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Approaches towards the prevention of haemoglobinopathies in Jordan

Qubbaj, Wafa Ahmed; (2003) Approaches towards the prevention of haemoglobinopathies in Jordan. Doctoral thesis (Ph.D), UCL (University College London). Green open access

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The basic aim of this thesis was to define a suitable approach for the prevention of thalassaemia in Jordan. A detailed epidemiological analysis produced an estimate of 103 annual affected births and 415 annual at-risk pregnancies. Premarital screening has been introduced in Jordan: estimates show approximately 144 new at-risk couples annually. Molecular analysis of 172 thalassaemia major and 107 thalassaemia intermedia patients permitted the full spectrum of thalassaemia mutations in Jordan to be defined. 25 different mutations were identified. A high frequency of the "pure" homozygous genotype was found in both thalassaemia major (63.5%) and thalassaemia intermedia (67.3%) patients, associated with the local preference of consanguineous marriage. A detailed description of the genotypes and corresponding clinical picture of the thalassaemia intermedia patients was achieved. An unusually high prevalence of the mild -thalassaemia mutation IVS 1-6 was found (53% of the total), and 45% of thalassaemia intermedia patients had this mild genotype. Screening for carriers is by measurement of the red cell indices and quantitation of haemoglobin A2 level. Analysis of the indices of 137 obligate beta thalassaemia heterozygotes showed that for screening the appropriate cut-off of mean cell haemoglobin (MCH) is 25.7pg. When equivocal or borderline results in MCH or Hb A2 level are found, then the IVS 1-6 or -87 mutations should be sought by DNA methods. As IVS 1-6 was the commonest mutation in the samples studied and the commonest homozygous genotype in the thalassaemia intermedia patients, an in depth clinical study was carried out in the 48 patients with homozygous IVS 1-6 to gain more information on the appropriateness of offering a prevention service for this mild genotype. Clinical severity ranged from very mild to severe. Notably there was an association of haplotype VI with the mild phenotype, demonstrating the influence of variations in non-coding DNA (haplotype) on the expression of the IVS 1-6 mutation. The psychosocial burden associated with mild thalassaemia intermedia was studied in 59 thalassaemia intermedia patients and 51 parents. It was found, despite the generally mild clinical picture, that there was a high psychosocial burden for patients and parents. This led to a higher level of interest in prenatal diagnosis than had been anticipated. The research shows the importance of DNA genotyping prior to genetic counselling of at-risk couples, and highlights the importance of specialist genetic counselling particularly for the mild beta thalassaemia mutations. It also shows the relevance of DNA genotyping for appropriate clinical management of the affected patients. Prenatal diagnosis was demonstrated to be feasible and acceptable to at-risk couples in Jordan. There was a high level of interest in preimplantation genetic diagnosis in some families. Suitable PCR methods using direct detection of mutations, linkage and STR analysis for the reliable detection of the common mutations, found in the Jordanian population, were demonstrated. This thesis provides evidence on which policy decisions for the prevention of thalassaemia in Jordan can be based.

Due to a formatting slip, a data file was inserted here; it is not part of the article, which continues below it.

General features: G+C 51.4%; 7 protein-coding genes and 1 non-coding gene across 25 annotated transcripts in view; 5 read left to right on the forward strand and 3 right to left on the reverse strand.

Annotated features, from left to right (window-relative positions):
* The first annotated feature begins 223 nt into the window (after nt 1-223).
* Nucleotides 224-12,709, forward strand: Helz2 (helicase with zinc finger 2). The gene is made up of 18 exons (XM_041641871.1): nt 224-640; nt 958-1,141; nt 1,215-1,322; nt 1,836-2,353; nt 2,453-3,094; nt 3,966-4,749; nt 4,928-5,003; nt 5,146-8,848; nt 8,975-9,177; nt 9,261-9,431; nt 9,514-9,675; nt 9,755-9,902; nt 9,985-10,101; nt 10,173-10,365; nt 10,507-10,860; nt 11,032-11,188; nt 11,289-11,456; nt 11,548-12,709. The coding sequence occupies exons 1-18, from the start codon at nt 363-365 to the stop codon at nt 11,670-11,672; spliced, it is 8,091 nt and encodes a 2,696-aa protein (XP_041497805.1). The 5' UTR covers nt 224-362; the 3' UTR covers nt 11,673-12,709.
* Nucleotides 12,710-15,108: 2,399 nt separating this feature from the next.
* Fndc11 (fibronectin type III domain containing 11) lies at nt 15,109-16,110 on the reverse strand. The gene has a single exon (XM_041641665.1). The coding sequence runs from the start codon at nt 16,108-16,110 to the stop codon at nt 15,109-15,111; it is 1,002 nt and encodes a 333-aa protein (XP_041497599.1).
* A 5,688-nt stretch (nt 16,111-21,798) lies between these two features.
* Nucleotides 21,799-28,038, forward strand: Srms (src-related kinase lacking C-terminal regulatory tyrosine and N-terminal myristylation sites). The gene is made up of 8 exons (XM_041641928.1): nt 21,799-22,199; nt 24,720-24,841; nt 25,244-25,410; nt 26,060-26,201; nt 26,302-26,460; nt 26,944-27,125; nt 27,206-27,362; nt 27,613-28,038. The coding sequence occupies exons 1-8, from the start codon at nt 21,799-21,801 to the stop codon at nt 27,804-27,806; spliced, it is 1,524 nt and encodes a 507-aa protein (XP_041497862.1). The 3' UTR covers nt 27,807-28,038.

Type: Thesis (Doctoral)
Qualification: Ph.D
Title: Approaches towards the prevention of haemoglobinopathies in Jordan
Open access status: An open access version is available from UCL Discovery
Language: English
Additional information: Thesis digitised by ProQuest.
Keywords: Health and environmental sciences; Haemoglobinopathies; Jordan; Thalassaemia
URI: https://discovery.ucl.ac.uk/id/eprint/10100326
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